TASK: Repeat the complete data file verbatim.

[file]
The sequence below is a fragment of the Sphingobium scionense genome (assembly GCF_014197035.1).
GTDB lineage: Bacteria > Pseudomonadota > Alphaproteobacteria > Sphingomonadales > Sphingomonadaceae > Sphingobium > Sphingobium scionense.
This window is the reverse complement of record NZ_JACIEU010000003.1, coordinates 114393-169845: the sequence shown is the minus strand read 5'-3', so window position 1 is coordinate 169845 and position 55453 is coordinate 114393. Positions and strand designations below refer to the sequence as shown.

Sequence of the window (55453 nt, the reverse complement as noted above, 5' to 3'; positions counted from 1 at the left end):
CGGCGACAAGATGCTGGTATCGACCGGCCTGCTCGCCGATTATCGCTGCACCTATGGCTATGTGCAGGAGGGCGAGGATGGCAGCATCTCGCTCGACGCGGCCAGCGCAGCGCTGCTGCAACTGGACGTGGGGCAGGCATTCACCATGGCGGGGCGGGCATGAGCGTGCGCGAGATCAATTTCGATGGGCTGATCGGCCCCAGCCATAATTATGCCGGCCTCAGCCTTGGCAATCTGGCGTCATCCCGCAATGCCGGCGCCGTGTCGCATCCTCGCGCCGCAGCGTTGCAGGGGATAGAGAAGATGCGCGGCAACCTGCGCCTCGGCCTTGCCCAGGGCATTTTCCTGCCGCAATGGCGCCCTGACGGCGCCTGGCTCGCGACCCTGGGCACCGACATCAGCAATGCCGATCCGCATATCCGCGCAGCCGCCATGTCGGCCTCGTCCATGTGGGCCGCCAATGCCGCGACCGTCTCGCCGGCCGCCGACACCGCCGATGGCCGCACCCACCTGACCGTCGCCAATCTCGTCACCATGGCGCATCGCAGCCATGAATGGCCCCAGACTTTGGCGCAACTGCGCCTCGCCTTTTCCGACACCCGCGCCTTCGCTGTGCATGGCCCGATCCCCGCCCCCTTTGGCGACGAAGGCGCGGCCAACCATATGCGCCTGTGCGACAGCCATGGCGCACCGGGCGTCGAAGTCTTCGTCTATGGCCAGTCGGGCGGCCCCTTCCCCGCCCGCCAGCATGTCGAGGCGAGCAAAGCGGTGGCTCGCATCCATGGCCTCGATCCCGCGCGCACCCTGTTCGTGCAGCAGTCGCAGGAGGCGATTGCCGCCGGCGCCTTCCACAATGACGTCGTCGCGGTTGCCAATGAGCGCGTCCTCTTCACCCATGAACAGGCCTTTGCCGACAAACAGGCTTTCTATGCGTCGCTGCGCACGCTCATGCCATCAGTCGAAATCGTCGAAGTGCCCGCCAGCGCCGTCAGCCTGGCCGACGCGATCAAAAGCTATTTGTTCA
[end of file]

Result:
The sequence below is a fragment of the Sphingobium scionense genome (assembly GCF_014197035.1).
GTDB lineage: Bacteria > Pseudomonadota > Alphaproteobacteria > Sphingomonadales > Sphingomonadaceae > Sphingobium > Sphingobium scionense.
This window is the reverse complement of record NZ_JACIEU010000003.1, coordinates 114393-169845: the sequence shown is the minus strand read 5'-3', so window position 1 is coordinate 169845 and position 55453 is coordinate 114393. Positions and strand designations below refer to the sequence as shown.

Sequence of the window (55453 nt, the reverse complement as noted above, 5' to 3'; positions counted from 1 at the left end):
CGGCGACAAGATGCTGGTATCGACCGGCCTGCTCGCCGATTATCGCTGCACCTATGGCTATGTGCAGGAGGGCGAGGATGGCAGCATCTCGCTCGACGCGGCCAGCGCAGCGCTGCTGCAACTGGACGTGGGGCAGGCATTCACCATGGCGGGGCGGGCATGAGCGTGCGCGAGATCAATTTCGATGGGCTGATCGGCCCCAGCCATAATTATGCCGGCCTCAGCCTTGGCAATCTGGCGTCATCCCGCAATGCCGGCGCCGTGTCGCATCCTCGCGCCGCAGCGTTGCAGGGGATAGAGAAGATGCGCGGCAACCTGCGCCTCGGCCTTGCCCAGGGCATTTTCCTGCCGCAATGGCGCCCTGACGGCGCCTGGCTCGCGACCCTGGGCACCGACATCAGCAATGCCGATCCGCATATCCGCGCAGCCGCCATGTCGGCCTCGTCCATGTGGGCCGCCAATGCCGCGACCGTCTCGCCGGCCGCCGACACCGCCGATGGCCGCACCCACCTGACCGTCGCCAATCTCGTCACCATGGCGCATCGCAGCCATGAATGGCCCCAGACTTTGGCGCAACTGCGCCTCGCCTTTTCCGACACCCGCGCCTTCGCTGTGCATGGCCCGATCCCCGCCCCCTTTGGCGACGAAGGCGCGGCCAACCATATGCGCCTGTGCGACAGCCATGGCGCACCGGGCGTCGAAGTCTTCGTCTATGGCCAGTCGGGCGGCCCCTTCCCCGCCCGCCAGCATGTCGAGGCGAGCAAAGCGGTGGCTCGCATCCATGGCCTCGATCCCGCGCGCACCCTGTTCGTGCAGCAGTCGCAGGAGGCGATTGCCGCCGGCGCCTTCCACAATGACGTCGTCGCGGTTGCCAATGAGCGCGTCCTCTTCACCCATGAACAGGCCTTTGCCGACAAACAGGCTTTCTATGCGTCGCTGCGCACGCTCATGCCATCAGTCGAAATCGTCGAAGTGCCCGCCAGCGCCGTCAGCCTGGCCGACGCGATCAAAAGCTATTTGTTCA